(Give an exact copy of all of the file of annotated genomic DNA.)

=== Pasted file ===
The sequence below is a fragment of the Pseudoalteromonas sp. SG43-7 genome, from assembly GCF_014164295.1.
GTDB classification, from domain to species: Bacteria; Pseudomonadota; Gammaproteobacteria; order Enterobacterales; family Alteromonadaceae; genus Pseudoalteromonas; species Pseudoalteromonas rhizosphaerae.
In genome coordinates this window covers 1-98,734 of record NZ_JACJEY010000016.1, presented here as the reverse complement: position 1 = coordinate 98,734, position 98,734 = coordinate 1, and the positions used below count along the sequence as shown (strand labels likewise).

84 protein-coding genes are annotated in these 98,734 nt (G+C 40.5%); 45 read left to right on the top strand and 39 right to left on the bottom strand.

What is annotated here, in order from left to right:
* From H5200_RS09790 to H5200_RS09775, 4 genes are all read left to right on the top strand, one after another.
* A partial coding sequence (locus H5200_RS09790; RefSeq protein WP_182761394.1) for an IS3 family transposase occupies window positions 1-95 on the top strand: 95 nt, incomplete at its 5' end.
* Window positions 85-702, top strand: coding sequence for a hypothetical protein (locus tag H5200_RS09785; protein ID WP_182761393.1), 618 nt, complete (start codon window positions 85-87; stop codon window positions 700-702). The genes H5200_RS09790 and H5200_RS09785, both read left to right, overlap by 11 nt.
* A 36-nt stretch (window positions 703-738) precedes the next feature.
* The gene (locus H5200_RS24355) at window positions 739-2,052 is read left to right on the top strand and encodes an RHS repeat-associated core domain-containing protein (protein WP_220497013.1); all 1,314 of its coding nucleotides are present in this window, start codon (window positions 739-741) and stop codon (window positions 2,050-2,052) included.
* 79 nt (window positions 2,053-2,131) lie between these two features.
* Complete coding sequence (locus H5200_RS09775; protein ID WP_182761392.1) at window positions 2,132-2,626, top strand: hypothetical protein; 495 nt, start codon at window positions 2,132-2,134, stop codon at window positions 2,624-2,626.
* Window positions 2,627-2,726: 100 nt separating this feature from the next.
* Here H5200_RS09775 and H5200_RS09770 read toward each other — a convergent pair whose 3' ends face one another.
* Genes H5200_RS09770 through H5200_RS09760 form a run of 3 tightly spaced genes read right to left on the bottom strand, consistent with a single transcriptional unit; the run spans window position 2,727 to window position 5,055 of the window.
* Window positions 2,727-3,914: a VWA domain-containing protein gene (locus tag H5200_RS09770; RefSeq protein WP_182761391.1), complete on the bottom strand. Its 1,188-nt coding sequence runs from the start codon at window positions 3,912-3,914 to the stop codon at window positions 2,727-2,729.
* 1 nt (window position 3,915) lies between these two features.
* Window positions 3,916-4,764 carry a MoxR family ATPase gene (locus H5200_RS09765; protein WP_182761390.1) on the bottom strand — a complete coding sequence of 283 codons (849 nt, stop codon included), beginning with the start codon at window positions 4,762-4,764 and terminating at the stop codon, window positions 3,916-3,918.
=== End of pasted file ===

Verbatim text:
The sequence below is a fragment of the Pseudoalteromonas sp. SG43-7 genome, from assembly GCF_014164295.1.
GTDB classification, from domain to species: Bacteria; Pseudomonadota; Gammaproteobacteria; order Enterobacterales; family Alteromonadaceae; genus Pseudoalteromonas; species Pseudoalteromonas rhizosphaerae.
In genome coordinates this window covers 1-98,734 of record NZ_JACJEY010000016.1, presented here as the reverse complement: position 1 = coordinate 98,734, position 98,734 = coordinate 1, and the positions used below count along the sequence as shown (strand labels likewise).

84 protein-coding genes are annotated in these 98,734 nt (G+C 40.5%); 45 read left to right on the top strand and 39 right to left on the bottom strand.

What is annotated here, in order from left to right:
* From H5200_RS09790 to H5200_RS09775, 4 genes are all read left to right on the top strand, one after another.
* A partial coding sequence (locus H5200_RS09790; RefSeq protein WP_182761394.1) for an IS3 family transposase occupies window positions 1-95 on the top strand: 95 nt, incomplete at its 5' end.
* Window positions 85-702, top strand: coding sequence for a hypothetical protein (locus tag H5200_RS09785; protein ID WP_182761393.1), 618 nt, complete (start codon window positions 85-87; stop codon window positions 700-702). The genes H5200_RS09790 and H5200_RS09785, both read left to right, overlap by 11 nt.
* A 36-nt stretch (window positions 703-738) precedes the next feature.
* The gene (locus H5200_RS24355) at window positions 739-2,052 is read left to right on the top strand and encodes an RHS repeat-associated core domain-containing protein (protein WP_220497013.1); all 1,314 of its coding nucleotides are present in this window, start codon (window positions 739-741) and stop codon (window positions 2,050-2,052) included.
* 79 nt (window positions 2,053-2,131) lie between these two features.
* Complete coding sequence (locus H5200_RS09775; protein ID WP_182761392.1) at window positions 2,132-2,626, top strand: hypothetical protein; 495 nt, start codon at window positions 2,132-2,134, stop codon at window positions 2,624-2,626.
* Window positions 2,627-2,726: 100 nt separating this feature from the next.
* Here H5200_RS09775 and H5200_RS09770 read toward each other — a convergent pair whose 3' ends face one another.
* Genes H5200_RS09770 through H5200_RS09760 form a run of 3 tightly spaced genes read right to left on the bottom strand, consistent with a single transcriptional unit; the run spans window position 2,727 to window position 5,055 of the window.
* Window positions 2,727-3,914: a VWA domain-containing protein gene (locus tag H5200_RS09770; RefSeq protein WP_182761391.1), complete on the bottom strand. Its 1,188-nt coding sequence runs from the start codon at window positions 3,912-3,914 to the stop codon at window positions 2,727-2,729.
* 1 nt (window position 3,915) lies between these two features.
* Window positions 3,916-4,764 carry a MoxR family ATPase gene (locus H5200_RS09765; protein WP_182761390.1) on the bottom strand — a complete coding sequence of 283 codons (849 nt, stop codon included), beginning with the start codon at window positions 4,762-4,764 and terminating at the stop codon, window positions 3,916-3,918.